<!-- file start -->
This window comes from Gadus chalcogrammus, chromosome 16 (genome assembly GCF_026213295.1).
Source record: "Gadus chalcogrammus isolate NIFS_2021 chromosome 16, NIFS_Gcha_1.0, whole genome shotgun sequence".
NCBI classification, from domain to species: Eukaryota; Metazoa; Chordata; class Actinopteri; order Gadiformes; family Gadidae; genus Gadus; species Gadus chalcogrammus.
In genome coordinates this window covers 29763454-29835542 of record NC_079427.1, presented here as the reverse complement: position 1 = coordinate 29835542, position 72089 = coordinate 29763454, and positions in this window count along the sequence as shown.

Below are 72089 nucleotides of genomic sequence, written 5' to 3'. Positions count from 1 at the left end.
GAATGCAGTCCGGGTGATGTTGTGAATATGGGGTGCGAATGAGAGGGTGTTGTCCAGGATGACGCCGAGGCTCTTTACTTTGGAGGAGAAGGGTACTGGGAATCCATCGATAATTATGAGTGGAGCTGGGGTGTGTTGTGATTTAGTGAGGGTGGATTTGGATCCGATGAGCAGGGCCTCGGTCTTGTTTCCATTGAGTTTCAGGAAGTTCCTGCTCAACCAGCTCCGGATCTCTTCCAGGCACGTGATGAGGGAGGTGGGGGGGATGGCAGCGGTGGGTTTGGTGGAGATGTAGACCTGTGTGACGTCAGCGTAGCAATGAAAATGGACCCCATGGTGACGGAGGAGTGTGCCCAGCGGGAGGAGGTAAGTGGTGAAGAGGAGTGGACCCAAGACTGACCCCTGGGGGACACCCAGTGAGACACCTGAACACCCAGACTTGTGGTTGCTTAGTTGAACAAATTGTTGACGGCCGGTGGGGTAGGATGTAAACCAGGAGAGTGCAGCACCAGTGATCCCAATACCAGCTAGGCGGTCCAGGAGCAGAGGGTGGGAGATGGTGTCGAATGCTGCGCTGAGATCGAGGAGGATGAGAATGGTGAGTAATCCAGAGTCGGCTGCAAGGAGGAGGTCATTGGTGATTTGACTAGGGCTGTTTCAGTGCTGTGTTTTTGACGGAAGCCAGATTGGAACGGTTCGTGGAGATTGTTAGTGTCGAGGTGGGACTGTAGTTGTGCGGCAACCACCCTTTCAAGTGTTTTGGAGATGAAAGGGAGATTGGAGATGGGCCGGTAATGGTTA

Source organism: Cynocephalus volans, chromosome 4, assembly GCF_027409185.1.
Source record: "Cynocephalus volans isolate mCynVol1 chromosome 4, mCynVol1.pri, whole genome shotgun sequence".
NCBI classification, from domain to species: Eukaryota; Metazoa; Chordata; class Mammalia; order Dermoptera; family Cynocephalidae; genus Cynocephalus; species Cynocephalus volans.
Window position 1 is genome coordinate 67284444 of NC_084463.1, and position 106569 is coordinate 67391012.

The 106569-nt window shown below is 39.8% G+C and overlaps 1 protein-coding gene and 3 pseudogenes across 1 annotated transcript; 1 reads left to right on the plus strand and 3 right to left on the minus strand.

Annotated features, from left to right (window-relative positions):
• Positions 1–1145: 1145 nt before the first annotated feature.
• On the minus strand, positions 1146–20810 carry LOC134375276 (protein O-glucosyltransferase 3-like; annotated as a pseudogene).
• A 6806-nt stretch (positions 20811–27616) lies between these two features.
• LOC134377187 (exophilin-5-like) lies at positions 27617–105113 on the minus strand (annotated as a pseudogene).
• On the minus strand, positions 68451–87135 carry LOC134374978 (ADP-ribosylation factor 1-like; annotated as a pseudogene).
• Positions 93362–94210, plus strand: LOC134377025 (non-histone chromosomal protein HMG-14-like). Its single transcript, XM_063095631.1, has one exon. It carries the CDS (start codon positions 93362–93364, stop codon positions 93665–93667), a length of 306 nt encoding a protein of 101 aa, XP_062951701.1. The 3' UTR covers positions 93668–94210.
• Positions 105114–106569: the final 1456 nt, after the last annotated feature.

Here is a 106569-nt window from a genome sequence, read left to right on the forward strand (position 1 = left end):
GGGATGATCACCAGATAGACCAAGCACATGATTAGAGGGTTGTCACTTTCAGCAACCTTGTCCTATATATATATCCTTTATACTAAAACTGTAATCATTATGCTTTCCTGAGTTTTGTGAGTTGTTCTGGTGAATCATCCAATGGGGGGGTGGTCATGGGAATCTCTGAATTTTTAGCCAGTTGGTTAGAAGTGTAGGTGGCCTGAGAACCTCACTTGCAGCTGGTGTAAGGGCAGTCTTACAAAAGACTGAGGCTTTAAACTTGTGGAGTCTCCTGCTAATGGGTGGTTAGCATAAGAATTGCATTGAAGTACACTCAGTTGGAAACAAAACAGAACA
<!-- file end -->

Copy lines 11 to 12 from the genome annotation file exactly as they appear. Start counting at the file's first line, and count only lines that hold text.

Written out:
The 106569-nt window shown below is 39.8% G+C and overlaps 1 protein-coding gene and 3 pseudogenes across 1 annotated transcript; 1 reads left to right on the plus strand and 3 right to left on the minus strand.

Annotated features, from left to right (window-relative positions):